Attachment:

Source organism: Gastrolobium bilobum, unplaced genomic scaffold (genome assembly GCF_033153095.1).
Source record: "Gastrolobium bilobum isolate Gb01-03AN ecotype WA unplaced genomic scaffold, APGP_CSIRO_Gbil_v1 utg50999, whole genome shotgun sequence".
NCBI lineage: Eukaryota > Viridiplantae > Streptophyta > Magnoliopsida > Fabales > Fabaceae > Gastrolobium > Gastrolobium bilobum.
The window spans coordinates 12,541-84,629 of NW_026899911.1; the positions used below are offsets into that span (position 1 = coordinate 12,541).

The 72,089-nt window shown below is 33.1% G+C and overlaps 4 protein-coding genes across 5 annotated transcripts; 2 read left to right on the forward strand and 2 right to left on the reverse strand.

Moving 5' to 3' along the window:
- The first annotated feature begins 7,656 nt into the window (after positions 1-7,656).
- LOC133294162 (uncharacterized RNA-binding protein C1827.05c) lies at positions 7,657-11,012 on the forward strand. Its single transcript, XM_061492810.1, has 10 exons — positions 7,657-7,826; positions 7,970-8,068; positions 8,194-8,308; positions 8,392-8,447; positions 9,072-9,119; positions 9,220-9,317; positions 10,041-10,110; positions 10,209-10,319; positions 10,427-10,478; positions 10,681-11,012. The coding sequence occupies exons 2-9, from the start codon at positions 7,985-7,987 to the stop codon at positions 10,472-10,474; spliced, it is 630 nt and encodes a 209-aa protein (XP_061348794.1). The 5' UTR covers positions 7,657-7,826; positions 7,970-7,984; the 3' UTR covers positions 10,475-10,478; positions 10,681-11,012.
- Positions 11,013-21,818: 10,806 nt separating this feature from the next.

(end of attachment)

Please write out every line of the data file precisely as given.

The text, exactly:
Source organism: Gastrolobium bilobum, unplaced genomic scaffold (genome assembly GCF_033153095.1).
Source record: "Gastrolobium bilobum isolate Gb01-03AN ecotype WA unplaced genomic scaffold, APGP_CSIRO_Gbil_v1 utg50999, whole genome shotgun sequence".
NCBI lineage: Eukaryota > Viridiplantae > Streptophyta > Magnoliopsida > Fabales > Fabaceae > Gastrolobium > Gastrolobium bilobum.
The window spans coordinates 12,541-84,629 of NW_026899911.1; the positions used below are offsets into that span (position 1 = coordinate 12,541).

The 72,089-nt window shown below is 33.1% G+C and overlaps 4 protein-coding genes across 5 annotated transcripts; 2 read left to right on the forward strand and 2 right to left on the reverse strand.

Moving 5' to 3' along the window:
- The first annotated feature begins 7,656 nt into the window (after positions 1-7,656).
- LOC133294162 (uncharacterized RNA-binding protein C1827.05c) lies at positions 7,657-11,012 on the forward strand. Its single transcript, XM_061492810.1, has 10 exons — positions 7,657-7,826; positions 7,970-8,068; positions 8,194-8,308; positions 8,392-8,447; positions 9,072-9,119; positions 9,220-9,317; positions 10,041-10,110; positions 10,209-10,319; positions 10,427-10,478; positions 10,681-11,012. The coding sequence occupies exons 2-9, from the start codon at positions 7,985-7,987 to the stop codon at positions 10,472-10,474; spliced, it is 630 nt and encodes a 209-aa protein (XP_061348794.1). The 5' UTR covers positions 7,657-7,826; positions 7,970-7,984; the 3' UTR covers positions 10,475-10,478; positions 10,681-11,012.
- Positions 11,013-21,818: 10,806 nt separating this feature from the next.